Mixed reviews greet Ultra160/m SCSI

Mixed reviews greet Ultra160/m SCSI

By Zachary Shess

Three months after announcing and leading the cause for Ultra160/m SCSI, Quantum and Fujitsu appear to be the only hard-disk-drive manufacturers backing the interface, which is based on the Ultra3 SCSI standard.

Among the leading disk-drive vendors, IBM and Seagate plan to ship Ultra3 SCSI products in late 1999. Western Digital will support Ultra3, but would not say when. Maxtor declined comment. While officials with these companies stopped short of rejecting Ultra160/m SCSI, all say they will deliver products based on the needs of their large OEM customers.

One top-tier OEM, Compaq, plans to use Ultra3. "Compaq will deliver Ultra3-based solutions only when it is proven to provide significant benefit to our customers and has stabilized to the point that it can support the reliability and functionality we demand for our systems," says Jeff Jenkins, a marketing manager in Compaq`s storage products division.

In mid-September, a group of vendors including Quantum, Fujitsu, Hewlett-Packard, Adaptec, and Mylex defined Ultra160/m SCSI as a set of "common denominator" features that include double transition clocking, cyclic redundancy check, and domain validation. Proponents maintain that Ultra160/m SCSI answers industry needs for additional speed (160MBps vs. Ultra2 SCSI`s 80MBps), manageability, and backward compatibility. While detractors acknowledge that Ultra160/m will improve on Ultra2 SCSI, the omitted packetization and quick arbitration/select features could prevent the 160MBps data rates from occurring.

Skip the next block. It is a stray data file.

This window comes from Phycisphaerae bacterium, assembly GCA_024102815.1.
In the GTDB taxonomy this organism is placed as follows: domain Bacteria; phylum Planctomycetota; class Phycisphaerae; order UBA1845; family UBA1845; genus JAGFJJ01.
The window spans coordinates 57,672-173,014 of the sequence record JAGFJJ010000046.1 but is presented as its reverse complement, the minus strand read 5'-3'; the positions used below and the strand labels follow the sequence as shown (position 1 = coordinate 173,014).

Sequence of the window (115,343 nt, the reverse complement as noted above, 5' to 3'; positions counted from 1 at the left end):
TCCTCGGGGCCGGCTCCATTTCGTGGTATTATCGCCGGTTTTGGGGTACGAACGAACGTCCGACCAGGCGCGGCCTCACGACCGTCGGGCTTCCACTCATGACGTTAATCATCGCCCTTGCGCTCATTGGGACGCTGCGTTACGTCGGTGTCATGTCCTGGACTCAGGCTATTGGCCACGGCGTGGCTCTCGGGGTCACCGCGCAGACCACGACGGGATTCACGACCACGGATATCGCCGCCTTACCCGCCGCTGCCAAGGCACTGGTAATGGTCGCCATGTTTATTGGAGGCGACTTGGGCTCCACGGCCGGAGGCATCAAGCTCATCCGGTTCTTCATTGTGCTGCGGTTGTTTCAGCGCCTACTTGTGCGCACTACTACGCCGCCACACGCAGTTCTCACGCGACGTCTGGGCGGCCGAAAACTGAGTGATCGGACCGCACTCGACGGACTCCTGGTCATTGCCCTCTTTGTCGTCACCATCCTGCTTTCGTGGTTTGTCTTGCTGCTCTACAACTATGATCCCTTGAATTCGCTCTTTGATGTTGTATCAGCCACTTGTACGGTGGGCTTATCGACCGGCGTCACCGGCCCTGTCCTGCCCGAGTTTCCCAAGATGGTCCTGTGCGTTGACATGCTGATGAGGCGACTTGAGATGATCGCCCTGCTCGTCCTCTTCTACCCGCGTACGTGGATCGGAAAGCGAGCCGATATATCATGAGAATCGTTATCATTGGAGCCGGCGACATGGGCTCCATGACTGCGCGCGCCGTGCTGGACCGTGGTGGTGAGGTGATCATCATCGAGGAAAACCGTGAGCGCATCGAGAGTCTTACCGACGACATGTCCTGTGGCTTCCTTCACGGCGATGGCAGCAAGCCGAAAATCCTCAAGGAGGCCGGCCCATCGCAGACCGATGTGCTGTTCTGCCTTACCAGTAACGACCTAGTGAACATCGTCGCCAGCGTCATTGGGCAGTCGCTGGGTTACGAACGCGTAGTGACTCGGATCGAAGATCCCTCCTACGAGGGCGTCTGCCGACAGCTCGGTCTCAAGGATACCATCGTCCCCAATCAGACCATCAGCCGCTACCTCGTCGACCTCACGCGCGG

"Ultra160/m is really a half-step between Ultra2 and Ultra3, because in order to be assured of sustained 160MBps data rates across the parallel bus, you must have the other two missing attributes--data packetization and quick arbitration and select," says Shawn Hook, a product marketing manager with Seagate Technology. "Otherwise, there is too much overhead on the bus and you can`t service the drives fast enough to sustain the data rates."

Jim Porter, president of Disk/Trend Inc., a market research firm in Mountain View, CA, says Quantum`s announcement of 160/m SCSI drives in October is an attempt to be first to market with next-generation SCSI product. "They were also anxious to get it out there because they could say it`s faster than Fibre Channel. But there is no immediate big push in the industry to go to 160MBps SCSI," says Porter.

With the next generation of SCSI up for debate, does this make Fibre Channel the ultimate winner? "Unless you have a crystal ball, it`s very difficult to predict when Fibre Channel will become the dominant technology," says Hook. "Once Fibre Channel and parallel SCSI become equal in total implementation costs, people will switch over to Fibre Channel because of its ease of use, better connectability, and elimination of cabling restrictions."

This article was originally published on December 01, 1998